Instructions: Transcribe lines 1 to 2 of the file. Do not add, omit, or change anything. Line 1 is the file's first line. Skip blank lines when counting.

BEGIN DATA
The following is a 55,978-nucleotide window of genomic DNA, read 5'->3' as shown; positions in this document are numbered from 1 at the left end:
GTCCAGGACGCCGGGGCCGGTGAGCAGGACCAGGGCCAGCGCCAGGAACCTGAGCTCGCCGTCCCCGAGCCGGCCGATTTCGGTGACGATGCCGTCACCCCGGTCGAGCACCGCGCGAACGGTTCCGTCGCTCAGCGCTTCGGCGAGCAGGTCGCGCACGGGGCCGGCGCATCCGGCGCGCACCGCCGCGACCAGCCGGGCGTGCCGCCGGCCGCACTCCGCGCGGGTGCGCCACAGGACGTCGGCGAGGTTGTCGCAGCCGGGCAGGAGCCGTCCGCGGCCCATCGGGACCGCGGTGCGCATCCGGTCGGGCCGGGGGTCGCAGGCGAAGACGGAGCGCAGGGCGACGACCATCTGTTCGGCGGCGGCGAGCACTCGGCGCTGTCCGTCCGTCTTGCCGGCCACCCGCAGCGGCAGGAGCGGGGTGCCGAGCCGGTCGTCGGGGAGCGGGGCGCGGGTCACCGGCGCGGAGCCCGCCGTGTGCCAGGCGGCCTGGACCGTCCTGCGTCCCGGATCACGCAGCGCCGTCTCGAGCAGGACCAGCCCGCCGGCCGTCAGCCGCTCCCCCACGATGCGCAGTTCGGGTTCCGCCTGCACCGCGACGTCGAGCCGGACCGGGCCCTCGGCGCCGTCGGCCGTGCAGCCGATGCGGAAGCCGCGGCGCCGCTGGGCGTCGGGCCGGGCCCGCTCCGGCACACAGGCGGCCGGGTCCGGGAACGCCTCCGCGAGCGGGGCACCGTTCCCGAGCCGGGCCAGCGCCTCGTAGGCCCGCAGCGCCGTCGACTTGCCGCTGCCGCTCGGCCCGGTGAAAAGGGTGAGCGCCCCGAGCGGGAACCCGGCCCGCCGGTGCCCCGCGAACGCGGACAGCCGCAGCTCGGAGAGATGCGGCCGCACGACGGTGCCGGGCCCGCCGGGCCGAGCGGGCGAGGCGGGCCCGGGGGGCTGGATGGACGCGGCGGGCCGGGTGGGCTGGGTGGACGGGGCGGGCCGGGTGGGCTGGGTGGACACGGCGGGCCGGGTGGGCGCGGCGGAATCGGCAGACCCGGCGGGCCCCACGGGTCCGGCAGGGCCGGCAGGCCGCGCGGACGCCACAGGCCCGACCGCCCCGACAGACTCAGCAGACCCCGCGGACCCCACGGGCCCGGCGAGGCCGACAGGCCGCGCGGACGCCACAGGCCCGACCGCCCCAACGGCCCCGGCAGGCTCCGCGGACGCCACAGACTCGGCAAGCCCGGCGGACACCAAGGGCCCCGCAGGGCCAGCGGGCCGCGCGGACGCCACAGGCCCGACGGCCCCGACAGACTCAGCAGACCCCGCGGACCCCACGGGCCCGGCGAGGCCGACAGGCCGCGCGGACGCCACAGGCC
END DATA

The following is a 55,978-nucleotide window of genomic DNA, read 5'->3' as shown; positions in this document are numbered from 1 at the left end:
GTCCAGGACGCCGGGGCCGGTGAGCAGGACCAGGGCCAGCGCCAGGAACCTGAGCTCGCCGTCCCCGAGCCGGCCGATTTCGGTGACGATGCCGTCACCCCGGTCGAGCACCGCGCGAACGGTTCCGTCGCTCAGCGCTTCGGCGAGCAGGTCGCGCACGGGGCCGGCGCATCCGGCGCGCACCGCCGCGACCAGCCGGGCGTGCCGCCGGCCGCACTCCGCGCGGGTGCGCCACAGGACGTCGGCGAGGTTGTCGCAGCCGGGCAGGAGCCGTCCGCGGCCCATCGGGACCGCGGTGCGCATCCGGTCGGGCCGGGGGTCGCAGGCGAAGACGGAGCGCAGGGCGACGACCATCTGTTCGGCGGCGGCGAGCACTCGGCGCTGTCCGTCCGTCTTGCCGGCCACCCGCAGCGGCAGGAGCGGGGTGCCGAGCCGGTCGTCGGGGAGCGGGGCGCGGGTCACCGGCGCGGAGCCCGCCGTGTGCCAGGCGGCCTGGACCGTCCTGCGTCCCGGATCACGCAGCGCCGTCTCGAGCAGGACCAGCCCGCCGGCCGTCAGCCGCTCCCCCACGATGCGCAGTTCGGGTTCCGCCTGCACCGCGACGTCGAGCCGGACCGGGCCCTCGGCGCCGTCGGCCGTGCAGCCGATGCGGAAGCCGCGGCGCCGCTGGGCGTCGGGCCGGGCCCGCTCCGGCACACAGGCGGCCGGGTCCGGGAACGCCTCCGCGAGCGGGGCACCGTTCCCGAGCCGGGCCAGCGCCTCGTAGGCCCGCAGCGCCGTCGACTTGCCGCTGCCGCTCGGCCCGGTGAAAAGGGTGAGCGCCCCGAGCGGGAACCCGGCCCGCCGGTGCCCCGCGAACGCGGACAGCCGCAGCTCGGAGAGATGCGGCCGCACGACGGTGCCGGGCCCGCCGGGCCGAGCGGGCGAGGCGGGCCCGGGGGGCTGGATGGACGCGGCGGGCCGGGTGGGCTGGGTGGACGGGGCGGGCCGGGTGGGCTGGGTGGACACGGCGGGCCGGGTGGGCGCGGCGGAATCGGCAGACCCGGCGGGCCCCACGGGTCCGGCAGGGCCGGCAGGCCGCGCGGACGCCACAGGCCCGACCGCCCCGACAGACTCAGCAGACCCCGCGGACCCCACGGGCCCGGCGAGGCCGACAGGCCGCGCGGACGCCACAGGCCCGACCGCCCCAACGGCCCCGGCAGGCTCCGCGGACGCCACAGACTCGGCAAGCCCGGCGGACACCAAGGGCCCCGCAGGGCCAGCGGGCCGCGCGGACGCCACAGGCCCGACGGCCCCGACAGACTCAGCAGACCCCGCGGACCCCACGGGCCCGGCGAGGCCGACAGGCCGCGCGGACGCCACAGGCC